Getting Started in 2013, Part #12, Piston Choices


Here is a look at some notes on the 1300 group. I left out the 1302 section on rods because I am revising it now. For right now this is a good overview on piston choices.

Engine kit notes:

Builders purchasing a 2,850 or 3,000 cc large bore kit from us receive the new forged pistons, the wrist pins, Total Seal piston rings, new cylinders, head gaskets (2,850s get base gaskets also, 3,000 cc engines don’t use them), and professionally rebuilt connecting rods with ARP rod bolts with 12 point nuts. The price of the 3,000 cc kit includes the machine work to the case and heads to accept the larger bores. Builders selecting either of these options will be fulfilling the contents of both the Piston and rod group (1300) and the Cylinder group (1400).


Piston and rod group (1300)

1300- Piston set with wrist pins

1301- Ring set

1302- Connecting rods  -6-



In January of 2011, when I still was a part of online discussion groups, I sat down over four nights and wrote the history of pistons and cylinders on Corvair flight engines. It included the who, what, where, when and why of the whole spectrum of possibilities. It was a four-part story that covered nearly 18,000 words. I looked at it before writing this section of the Manual. Reading it now makes me reconsider things. The life of a great person is worthy of such documentation, but is the history of pistons and cylinders on Corvairs a valid subject at this length? Who was I writing it for? Was it to convince skeptics that I really am “The Corvair Authority”? The people who are focused on the Internet discussion liked it, but I doubt it needed that length for people focused on building. I am writing this for people who want to know how to build an engine today, to use it to fly, and a much shorter piece is afforded by this focus. I am just going to cover the pistons we use today, have a short section on what not to use. Please realize that there is no combination that you are likely to hear of that we don’t know about. We probably test ran it, and may have flown it. If it isn’t in here, there is a reason. If you ignore that reason, the odds of your plane ever getting finished just got smaller.

1300- Piston set with wrist pins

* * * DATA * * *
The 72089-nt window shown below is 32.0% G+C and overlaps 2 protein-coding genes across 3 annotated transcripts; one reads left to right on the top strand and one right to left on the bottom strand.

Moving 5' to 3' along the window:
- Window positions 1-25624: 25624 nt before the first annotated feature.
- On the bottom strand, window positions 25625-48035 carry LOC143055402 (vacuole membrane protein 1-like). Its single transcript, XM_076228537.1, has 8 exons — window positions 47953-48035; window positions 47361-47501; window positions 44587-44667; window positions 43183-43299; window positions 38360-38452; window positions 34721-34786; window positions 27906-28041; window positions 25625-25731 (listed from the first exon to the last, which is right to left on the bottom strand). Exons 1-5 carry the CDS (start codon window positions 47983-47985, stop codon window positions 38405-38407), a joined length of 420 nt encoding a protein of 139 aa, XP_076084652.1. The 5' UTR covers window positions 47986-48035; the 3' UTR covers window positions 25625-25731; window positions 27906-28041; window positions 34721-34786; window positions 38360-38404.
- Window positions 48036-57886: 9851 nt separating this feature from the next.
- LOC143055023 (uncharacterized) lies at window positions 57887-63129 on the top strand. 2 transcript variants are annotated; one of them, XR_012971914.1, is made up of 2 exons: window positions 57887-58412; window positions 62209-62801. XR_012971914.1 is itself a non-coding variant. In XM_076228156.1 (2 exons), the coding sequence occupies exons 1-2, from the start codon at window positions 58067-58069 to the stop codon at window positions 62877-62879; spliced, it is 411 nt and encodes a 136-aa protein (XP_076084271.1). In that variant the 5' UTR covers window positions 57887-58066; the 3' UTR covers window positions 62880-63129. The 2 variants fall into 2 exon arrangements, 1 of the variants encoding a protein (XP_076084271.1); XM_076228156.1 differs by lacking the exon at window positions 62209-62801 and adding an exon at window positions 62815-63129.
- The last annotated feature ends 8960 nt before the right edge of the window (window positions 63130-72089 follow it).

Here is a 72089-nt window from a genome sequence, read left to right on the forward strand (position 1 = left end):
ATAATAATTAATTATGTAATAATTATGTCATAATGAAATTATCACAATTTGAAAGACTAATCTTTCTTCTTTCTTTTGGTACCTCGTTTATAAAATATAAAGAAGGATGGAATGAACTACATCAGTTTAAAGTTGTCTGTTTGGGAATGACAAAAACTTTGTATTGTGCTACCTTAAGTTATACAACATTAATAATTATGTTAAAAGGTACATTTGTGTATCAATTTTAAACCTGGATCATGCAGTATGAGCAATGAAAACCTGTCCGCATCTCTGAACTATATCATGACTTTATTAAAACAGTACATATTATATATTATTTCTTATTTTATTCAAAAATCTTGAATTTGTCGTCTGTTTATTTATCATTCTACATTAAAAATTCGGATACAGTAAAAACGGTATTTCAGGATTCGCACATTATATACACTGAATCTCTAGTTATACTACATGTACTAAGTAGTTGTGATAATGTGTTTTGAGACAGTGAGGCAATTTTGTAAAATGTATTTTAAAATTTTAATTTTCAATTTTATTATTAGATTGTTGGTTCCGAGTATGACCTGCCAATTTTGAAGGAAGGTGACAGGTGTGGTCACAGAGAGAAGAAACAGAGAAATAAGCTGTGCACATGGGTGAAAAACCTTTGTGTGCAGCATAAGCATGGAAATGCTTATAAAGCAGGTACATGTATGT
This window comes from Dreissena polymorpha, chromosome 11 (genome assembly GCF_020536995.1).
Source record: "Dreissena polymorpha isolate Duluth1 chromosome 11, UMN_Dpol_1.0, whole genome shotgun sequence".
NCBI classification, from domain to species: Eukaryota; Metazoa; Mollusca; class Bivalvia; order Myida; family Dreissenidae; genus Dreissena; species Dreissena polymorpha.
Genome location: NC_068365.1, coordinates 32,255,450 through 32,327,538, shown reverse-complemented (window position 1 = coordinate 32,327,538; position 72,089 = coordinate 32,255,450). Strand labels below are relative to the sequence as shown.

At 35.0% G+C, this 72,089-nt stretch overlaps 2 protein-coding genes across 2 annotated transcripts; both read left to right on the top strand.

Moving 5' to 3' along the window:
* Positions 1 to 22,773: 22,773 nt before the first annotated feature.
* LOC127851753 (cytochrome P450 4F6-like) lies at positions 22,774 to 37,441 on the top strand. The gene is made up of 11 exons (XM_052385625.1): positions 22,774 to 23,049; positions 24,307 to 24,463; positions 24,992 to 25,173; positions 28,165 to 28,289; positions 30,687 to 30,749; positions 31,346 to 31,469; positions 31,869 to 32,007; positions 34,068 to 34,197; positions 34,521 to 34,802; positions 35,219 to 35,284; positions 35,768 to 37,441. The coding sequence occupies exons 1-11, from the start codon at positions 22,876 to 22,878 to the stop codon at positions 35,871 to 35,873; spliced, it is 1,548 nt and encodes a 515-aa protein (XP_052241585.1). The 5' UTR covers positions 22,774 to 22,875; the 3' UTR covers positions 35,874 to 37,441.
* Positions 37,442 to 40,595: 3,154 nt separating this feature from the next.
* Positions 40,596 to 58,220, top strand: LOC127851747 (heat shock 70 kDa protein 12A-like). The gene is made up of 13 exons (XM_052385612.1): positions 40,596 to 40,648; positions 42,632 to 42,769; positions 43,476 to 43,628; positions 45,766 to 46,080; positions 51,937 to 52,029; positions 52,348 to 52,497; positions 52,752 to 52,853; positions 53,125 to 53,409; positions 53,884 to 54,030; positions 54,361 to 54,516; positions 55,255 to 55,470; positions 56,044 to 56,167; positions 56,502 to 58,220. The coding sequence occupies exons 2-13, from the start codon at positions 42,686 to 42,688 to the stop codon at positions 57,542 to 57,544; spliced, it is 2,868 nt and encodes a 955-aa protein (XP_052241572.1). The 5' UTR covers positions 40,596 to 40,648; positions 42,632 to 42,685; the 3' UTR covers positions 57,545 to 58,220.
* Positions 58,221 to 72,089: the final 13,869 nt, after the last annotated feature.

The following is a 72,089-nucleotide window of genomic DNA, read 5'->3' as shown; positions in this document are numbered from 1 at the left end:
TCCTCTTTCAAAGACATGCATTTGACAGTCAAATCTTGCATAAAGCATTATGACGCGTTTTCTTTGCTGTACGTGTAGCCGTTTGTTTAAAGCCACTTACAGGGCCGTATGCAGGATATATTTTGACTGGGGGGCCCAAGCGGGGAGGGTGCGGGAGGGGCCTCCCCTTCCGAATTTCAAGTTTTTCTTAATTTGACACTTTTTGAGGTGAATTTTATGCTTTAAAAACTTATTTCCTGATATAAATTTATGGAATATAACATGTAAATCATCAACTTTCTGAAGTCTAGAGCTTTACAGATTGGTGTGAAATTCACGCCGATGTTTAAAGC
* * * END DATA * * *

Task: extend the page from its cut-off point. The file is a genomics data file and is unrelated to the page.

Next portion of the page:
There are three displacements of Corvairs that we build today. They are the 2,700 cc series, the 2,850 cc and the 3,000 cc engines. There are two good piston options for the 2700 and they both come in 3.437” standard bore, .020”, .030”, .040” and .060”. The pistons for the 2,850 and 3,000 cc are available from us; they come as part of Piston/ring /cylinder kits, but we will discuss them as a separate part here.

First, a quick mention of all the pistons you should never use in a flight motor: Never use a cast piston of any kind. This includes old GM pistons, the ones sold by Clark’s as “high-tech,” any piston that is labeled as Hypereutectic, and the vast majority of pistons intended for VW applications. All of these cast pistons have flown in Corvairs before, but we have been telling people for 20 years never to fly any kind of cast piston because they are not tolerant of any kind of mistake in engine assembly, tuning nor operation. Their life span in an engine that is detonating hard is about 15 seconds. This will also hurt forged pistons, but they will not break or get holes in the piston tops. The second type of piston never to fly is a forged one made by a company focused on making light weight, high rpm pistons with thin tops. Pistons designed to make the most power at 7,500 RPM are different from ones designed to be ultra-reliable in 4,000 RPM engines.

Traditionally, the most popular Corvair flight piston for a 2,700 cc engine was referred to as the “TRW” piston.  In the past 10 years, a corporate name change on the box led most people to call these “Sealed Power” pistons. Until 2009, these were made in the United States and the quality was very good. About eight years ago, the pistons began coming with a greenish gray anti-scuff coating on the skirts. Approximately 90% of the Corvairs now flying have these pistons in their bores. They were available in standard, .020, .030, .040, and .060. Over the years, I have built more than 100 engines using these pistons, almost all of them .030 and .060. They work very well in flight engines and have an excellent reputation for staying together even in engines that are being detonated heavily. I have never seen a hole punched in the top of one of them.

In 2009 the wonderful world of outsourcing had the manufacturing of these pistons moved to India. The corporate ownership was so proud of this change that they announced it by keeping the box exactly like it was with the sole exception of printing the words “Made in India” on the end of the box in a print size usually reserved for credit card contracts. The pistons manufactured in India look exactly like their U.S. counterparts. There is nothing wrong with them; however there is clear, irrefutable documentation that the manufacturing tolerances of the Indian built pistons are significantly looser than their U.S. built predecessors. I would not seriously worry about this, but it is a reality. These pistons are available from many different sources, including Clark’s.  

1301- Ring set

The kits we sell for the 2,850 and 3,000 cc engines include Total Seal rings. These rings are carefully matched to the bore finish of the cylinders that come with the kits. These rings feature the highest quality chrome steel, from a company known for a quality product. The brand it Total seal, which people thing is ‘gapless’ which is not so. Total seal bakes both gapped and gapless rings, we use the former.